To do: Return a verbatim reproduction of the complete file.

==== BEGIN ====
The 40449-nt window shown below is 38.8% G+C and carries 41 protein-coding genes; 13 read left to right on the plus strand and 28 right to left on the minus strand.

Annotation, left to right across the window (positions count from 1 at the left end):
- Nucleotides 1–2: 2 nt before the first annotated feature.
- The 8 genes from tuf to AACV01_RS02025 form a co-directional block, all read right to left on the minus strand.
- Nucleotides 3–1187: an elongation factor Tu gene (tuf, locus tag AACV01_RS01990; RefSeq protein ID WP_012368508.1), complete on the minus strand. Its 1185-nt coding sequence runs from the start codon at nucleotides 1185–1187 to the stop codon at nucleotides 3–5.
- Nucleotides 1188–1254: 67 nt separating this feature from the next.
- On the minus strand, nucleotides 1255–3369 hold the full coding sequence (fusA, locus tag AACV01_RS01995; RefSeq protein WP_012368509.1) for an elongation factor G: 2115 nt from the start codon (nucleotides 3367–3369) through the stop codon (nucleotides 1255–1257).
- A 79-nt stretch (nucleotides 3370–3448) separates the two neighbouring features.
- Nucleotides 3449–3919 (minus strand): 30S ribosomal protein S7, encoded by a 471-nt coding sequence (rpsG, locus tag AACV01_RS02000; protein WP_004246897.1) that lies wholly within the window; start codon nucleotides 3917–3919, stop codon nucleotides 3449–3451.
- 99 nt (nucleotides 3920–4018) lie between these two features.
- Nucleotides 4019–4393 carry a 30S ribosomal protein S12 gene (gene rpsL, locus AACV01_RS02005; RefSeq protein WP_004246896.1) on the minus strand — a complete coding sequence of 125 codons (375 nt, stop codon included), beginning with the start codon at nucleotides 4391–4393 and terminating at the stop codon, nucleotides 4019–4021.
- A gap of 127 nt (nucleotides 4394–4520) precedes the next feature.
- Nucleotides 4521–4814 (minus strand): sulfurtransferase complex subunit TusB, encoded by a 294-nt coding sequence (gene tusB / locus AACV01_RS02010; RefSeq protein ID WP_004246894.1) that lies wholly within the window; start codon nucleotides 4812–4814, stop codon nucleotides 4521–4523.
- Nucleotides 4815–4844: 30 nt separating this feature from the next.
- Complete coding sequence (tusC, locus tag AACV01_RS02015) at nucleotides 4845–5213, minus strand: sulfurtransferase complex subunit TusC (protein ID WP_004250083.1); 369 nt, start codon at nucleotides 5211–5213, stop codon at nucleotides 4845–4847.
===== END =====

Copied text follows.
The 40449-nt window shown below is 38.8% G+C and carries 41 protein-coding genes; 13 read left to right on the plus strand and 28 right to left on the minus strand.

Annotation, left to right across the window (positions count from 1 at the left end):
- Nucleotides 1–2: 2 nt before the first annotated feature.
- The 8 genes from tuf to AACV01_RS02025 form a co-directional block, all read right to left on the minus strand.
- Nucleotides 3–1187: an elongation factor Tu gene (tuf, locus tag AACV01_RS01990; RefSeq protein ID WP_012368508.1), complete on the minus strand. Its 1185-nt coding sequence runs from the start codon at nucleotides 1185–1187 to the stop codon at nucleotides 3–5.
- Nucleotides 1188–1254: 67 nt separating this feature from the next.
- On the minus strand, nucleotides 1255–3369 hold the full coding sequence (fusA, locus tag AACV01_RS01995; RefSeq protein WP_012368509.1) for an elongation factor G: 2115 nt from the start codon (nucleotides 3367–3369) through the stop codon (nucleotides 1255–1257).
- A 79-nt stretch (nucleotides 3370–3448) separates the two neighbouring features.
- Nucleotides 3449–3919 (minus strand): 30S ribosomal protein S7, encoded by a 471-nt coding sequence (rpsG, locus tag AACV01_RS02000; protein WP_004246897.1) that lies wholly within the window; start codon nucleotides 3917–3919, stop codon nucleotides 3449–3451.
- 99 nt (nucleotides 3920–4018) lie between these two features.
- Nucleotides 4019–4393 carry a 30S ribosomal protein S12 gene (gene rpsL, locus AACV01_RS02005; RefSeq protein WP_004246896.1) on the minus strand — a complete coding sequence of 125 codons (375 nt, stop codon included), beginning with the start codon at nucleotides 4391–4393 and terminating at the stop codon, nucleotides 4019–4021.
- A gap of 127 nt (nucleotides 4394–4520) precedes the next feature.
- Nucleotides 4521–4814 (minus strand): sulfurtransferase complex subunit TusB, encoded by a 294-nt coding sequence (gene tusB / locus AACV01_RS02010; RefSeq protein ID WP_004246894.1) that lies wholly within the window; start codon nucleotides 4812–4814, stop codon nucleotides 4521–4523.
- Nucleotides 4815–4844: 30 nt separating this feature from the next.
- Complete coding sequence (tusC, locus tag AACV01_RS02015) at nucleotides 4845–5213, minus strand: sulfurtransferase complex subunit TusC (protein ID WP_004250083.1); 369 nt, start codon at nucleotides 5211–5213, stop codon at nucleotides 4845–4847.